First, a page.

flutterPorcupine - Flutter API

  • Wake Word Detection
  • Local Voice Commands
  • Offline Keyword Spotting
  • Always Listening
  • Voice Activation
  • Flutter
  • Dart
  • Mobile
  • Android
  • iOS

This document outlines how to integrate Porcupine wake word engine within an application using its Flutter API.


  • Flutter SDK
  • Android SDK 16+
  • JDK 8+
  • Xcode 9+

Follow Flutter's guide to install the Flutter SDK on your system. Once installed, you can run flutter doctor to determine any other missing requirements.


  • Flutter 1.20.0
  • Android 4.1+ (API 16+)
  • iOS 9.0+


To add the Porcupine plugin to your app project, you can reference it in your pub.yaml:

porcupine: ^<version>

If you prefer to clone the repo and use it locally, first run copy_resources.sh (NOTE: on Windows, Git Bash or another bash shell is required, or you will have to manually copy the libs into the project.). Then you can reference the local binding location:

path: /path/to/porcupine/flutter/binding


To enable recording with the hardware's microphone, you must first ensure that you have enabled the proper permission on both iOS and Android.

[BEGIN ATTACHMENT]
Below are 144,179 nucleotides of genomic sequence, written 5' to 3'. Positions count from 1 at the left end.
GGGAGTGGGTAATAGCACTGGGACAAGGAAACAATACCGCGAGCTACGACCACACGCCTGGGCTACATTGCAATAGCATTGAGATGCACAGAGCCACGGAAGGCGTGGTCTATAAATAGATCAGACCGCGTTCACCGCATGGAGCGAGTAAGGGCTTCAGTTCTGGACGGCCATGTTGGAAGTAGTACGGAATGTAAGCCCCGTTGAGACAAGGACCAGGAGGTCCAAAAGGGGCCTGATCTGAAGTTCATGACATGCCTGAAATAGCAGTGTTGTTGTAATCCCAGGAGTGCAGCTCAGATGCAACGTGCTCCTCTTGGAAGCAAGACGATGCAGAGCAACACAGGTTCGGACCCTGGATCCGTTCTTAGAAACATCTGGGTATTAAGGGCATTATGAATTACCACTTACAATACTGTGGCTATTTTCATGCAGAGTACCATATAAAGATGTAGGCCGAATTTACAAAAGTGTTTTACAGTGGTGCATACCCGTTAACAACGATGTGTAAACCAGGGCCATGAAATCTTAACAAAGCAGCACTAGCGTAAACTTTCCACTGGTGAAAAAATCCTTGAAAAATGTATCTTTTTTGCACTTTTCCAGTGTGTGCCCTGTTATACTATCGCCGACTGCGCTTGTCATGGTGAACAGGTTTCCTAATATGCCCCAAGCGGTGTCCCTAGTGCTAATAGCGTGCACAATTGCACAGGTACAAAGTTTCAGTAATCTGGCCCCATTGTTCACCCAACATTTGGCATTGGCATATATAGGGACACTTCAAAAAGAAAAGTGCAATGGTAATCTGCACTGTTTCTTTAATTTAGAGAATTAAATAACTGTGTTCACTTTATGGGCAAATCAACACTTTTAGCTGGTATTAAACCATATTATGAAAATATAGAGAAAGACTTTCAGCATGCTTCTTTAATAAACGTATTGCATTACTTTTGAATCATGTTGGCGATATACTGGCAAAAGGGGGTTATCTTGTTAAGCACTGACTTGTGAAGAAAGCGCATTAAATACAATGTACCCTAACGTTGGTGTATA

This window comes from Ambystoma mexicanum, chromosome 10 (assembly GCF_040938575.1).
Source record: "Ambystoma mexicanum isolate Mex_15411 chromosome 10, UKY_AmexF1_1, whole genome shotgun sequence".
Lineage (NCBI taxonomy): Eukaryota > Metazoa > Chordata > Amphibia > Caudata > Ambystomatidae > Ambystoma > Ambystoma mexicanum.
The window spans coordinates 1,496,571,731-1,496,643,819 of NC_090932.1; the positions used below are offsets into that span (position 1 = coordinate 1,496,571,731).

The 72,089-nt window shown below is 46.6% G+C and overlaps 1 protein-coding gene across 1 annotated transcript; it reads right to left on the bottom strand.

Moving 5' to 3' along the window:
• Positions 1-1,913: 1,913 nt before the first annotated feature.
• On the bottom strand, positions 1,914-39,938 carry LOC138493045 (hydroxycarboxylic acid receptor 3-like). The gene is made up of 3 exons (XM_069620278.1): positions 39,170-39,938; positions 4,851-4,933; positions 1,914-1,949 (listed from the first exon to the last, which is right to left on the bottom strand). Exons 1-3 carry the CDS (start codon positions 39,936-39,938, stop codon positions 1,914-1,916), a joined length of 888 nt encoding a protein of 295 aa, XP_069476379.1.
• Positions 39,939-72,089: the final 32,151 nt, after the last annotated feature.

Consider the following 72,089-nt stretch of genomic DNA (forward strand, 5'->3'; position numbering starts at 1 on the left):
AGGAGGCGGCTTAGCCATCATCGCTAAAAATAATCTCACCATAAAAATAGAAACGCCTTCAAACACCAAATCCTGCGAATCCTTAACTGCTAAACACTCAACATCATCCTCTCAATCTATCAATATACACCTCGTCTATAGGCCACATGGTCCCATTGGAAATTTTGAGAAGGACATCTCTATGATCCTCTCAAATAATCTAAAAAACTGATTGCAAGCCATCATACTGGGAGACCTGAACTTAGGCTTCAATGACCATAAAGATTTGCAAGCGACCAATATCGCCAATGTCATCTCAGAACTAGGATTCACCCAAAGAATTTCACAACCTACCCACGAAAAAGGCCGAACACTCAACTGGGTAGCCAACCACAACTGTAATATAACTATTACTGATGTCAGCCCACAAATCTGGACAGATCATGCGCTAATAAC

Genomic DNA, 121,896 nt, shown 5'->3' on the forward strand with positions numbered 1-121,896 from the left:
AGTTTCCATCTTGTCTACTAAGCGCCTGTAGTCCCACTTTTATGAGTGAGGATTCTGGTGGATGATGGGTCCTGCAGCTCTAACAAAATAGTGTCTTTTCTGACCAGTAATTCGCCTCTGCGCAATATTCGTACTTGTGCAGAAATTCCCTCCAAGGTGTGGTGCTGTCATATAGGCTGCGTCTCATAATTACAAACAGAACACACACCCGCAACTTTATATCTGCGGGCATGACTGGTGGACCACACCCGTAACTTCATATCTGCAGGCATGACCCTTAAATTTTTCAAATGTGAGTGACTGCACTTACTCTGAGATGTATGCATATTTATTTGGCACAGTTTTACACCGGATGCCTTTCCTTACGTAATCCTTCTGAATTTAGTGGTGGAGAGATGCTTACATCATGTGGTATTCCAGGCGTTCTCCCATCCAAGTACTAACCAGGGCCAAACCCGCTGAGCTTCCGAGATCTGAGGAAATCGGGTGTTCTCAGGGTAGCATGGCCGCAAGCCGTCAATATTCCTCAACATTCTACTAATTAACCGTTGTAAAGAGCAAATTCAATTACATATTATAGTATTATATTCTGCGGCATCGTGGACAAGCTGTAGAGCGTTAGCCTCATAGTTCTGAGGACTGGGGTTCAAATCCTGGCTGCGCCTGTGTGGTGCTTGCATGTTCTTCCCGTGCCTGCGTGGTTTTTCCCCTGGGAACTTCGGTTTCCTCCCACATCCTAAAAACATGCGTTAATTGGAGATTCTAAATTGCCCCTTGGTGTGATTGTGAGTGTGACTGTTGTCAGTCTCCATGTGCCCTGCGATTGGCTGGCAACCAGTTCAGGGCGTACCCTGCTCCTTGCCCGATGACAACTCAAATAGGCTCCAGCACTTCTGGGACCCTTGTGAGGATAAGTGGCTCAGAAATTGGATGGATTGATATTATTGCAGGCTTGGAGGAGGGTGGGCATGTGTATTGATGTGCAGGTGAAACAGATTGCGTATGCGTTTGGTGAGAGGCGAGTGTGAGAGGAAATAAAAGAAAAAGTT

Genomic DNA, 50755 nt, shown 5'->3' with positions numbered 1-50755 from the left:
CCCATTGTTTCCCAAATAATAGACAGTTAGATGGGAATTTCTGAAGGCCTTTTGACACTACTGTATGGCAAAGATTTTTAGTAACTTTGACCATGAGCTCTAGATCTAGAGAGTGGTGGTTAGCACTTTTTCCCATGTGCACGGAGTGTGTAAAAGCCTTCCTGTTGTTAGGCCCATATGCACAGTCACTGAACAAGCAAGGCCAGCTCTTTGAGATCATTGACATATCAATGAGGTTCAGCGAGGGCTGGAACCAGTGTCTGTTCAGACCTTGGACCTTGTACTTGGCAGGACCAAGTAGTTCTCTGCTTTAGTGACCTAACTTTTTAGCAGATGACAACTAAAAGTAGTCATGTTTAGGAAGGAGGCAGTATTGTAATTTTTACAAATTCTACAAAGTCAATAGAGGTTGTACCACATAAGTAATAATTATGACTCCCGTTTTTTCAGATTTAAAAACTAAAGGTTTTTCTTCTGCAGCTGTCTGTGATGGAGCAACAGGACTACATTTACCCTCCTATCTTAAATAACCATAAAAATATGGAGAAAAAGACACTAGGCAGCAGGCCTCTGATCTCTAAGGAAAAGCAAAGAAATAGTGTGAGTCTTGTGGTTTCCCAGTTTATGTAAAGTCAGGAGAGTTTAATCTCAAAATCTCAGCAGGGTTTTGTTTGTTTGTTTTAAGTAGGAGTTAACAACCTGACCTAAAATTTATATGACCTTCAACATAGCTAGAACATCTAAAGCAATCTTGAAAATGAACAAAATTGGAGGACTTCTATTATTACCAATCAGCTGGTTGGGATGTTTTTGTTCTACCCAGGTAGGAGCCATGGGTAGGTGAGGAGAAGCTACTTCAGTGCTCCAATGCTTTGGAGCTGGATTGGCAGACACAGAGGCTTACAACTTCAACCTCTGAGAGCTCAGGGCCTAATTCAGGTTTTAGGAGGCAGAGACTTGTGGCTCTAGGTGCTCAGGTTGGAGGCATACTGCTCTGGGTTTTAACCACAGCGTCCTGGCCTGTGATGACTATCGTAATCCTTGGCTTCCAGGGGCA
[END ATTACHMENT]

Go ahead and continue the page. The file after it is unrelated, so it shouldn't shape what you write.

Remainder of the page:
On iOS, open your Info.plist and add the following line:

<string>[Permission explanation]</string>

On Android, open your AndroidManifest.xml and add the following line:

<uses-permission android:name="android.permission.RECORD_AUDIO" />


The module provides you with two levels of API to choose from depending on your needs.

High-Level API

PorcupineManager provides a high-level API that takes care of audio recording. This class is the quickest way to get started.

Using the constructor PorcupineManager.fromKeywords will create an instance of the PorcupineManager using one or more of the built-in keywords.

import 'package:porcupine/porcupine_manager.dart';
import 'package:porcupine/porcupine_error.dart';
void createPorcupineManager() async {
_porcupineManager = await PorcupineManager.fromKeywords(
["picovoice", "porcupine"],
} on PvError catch (err) {
// handle porcupine init error

NOTE: the call is asynchronous and therefore should be called in an async block with a try/catch.

The wakeWordCallback parameter is a function that you want to execute when Porcupine has detected one of the keywords. The function should accept a single integer, keywordIndex, which specifies which wake word has been detected.

void _wakeWordCallback(int keywordIndex){
if(keywordIndex == 0){
// picovoice detected
else if (keywordIndex === 1){
// porcupine detected

Available built-in keywords are stored in the constants PorcupineManager.BUILT_IN_KEYWORDS and Porcupine.BUILT_IN_KEYWORDS.

To create an instance of PorcupineManager that detects custom keywords, you can use the PorcupineManager.fromKeywordPaths static constructor and provide the paths to the .ppn file(s).

_porcupineManager = await PorcupineManager.fromKeywordPaths(

In addition to custom keywords, you can override the default Porcupine model file and/or keyword sensitivities, as well as add an error callback you want to trigger if there's a problem encountered while Porcupine is processing frames.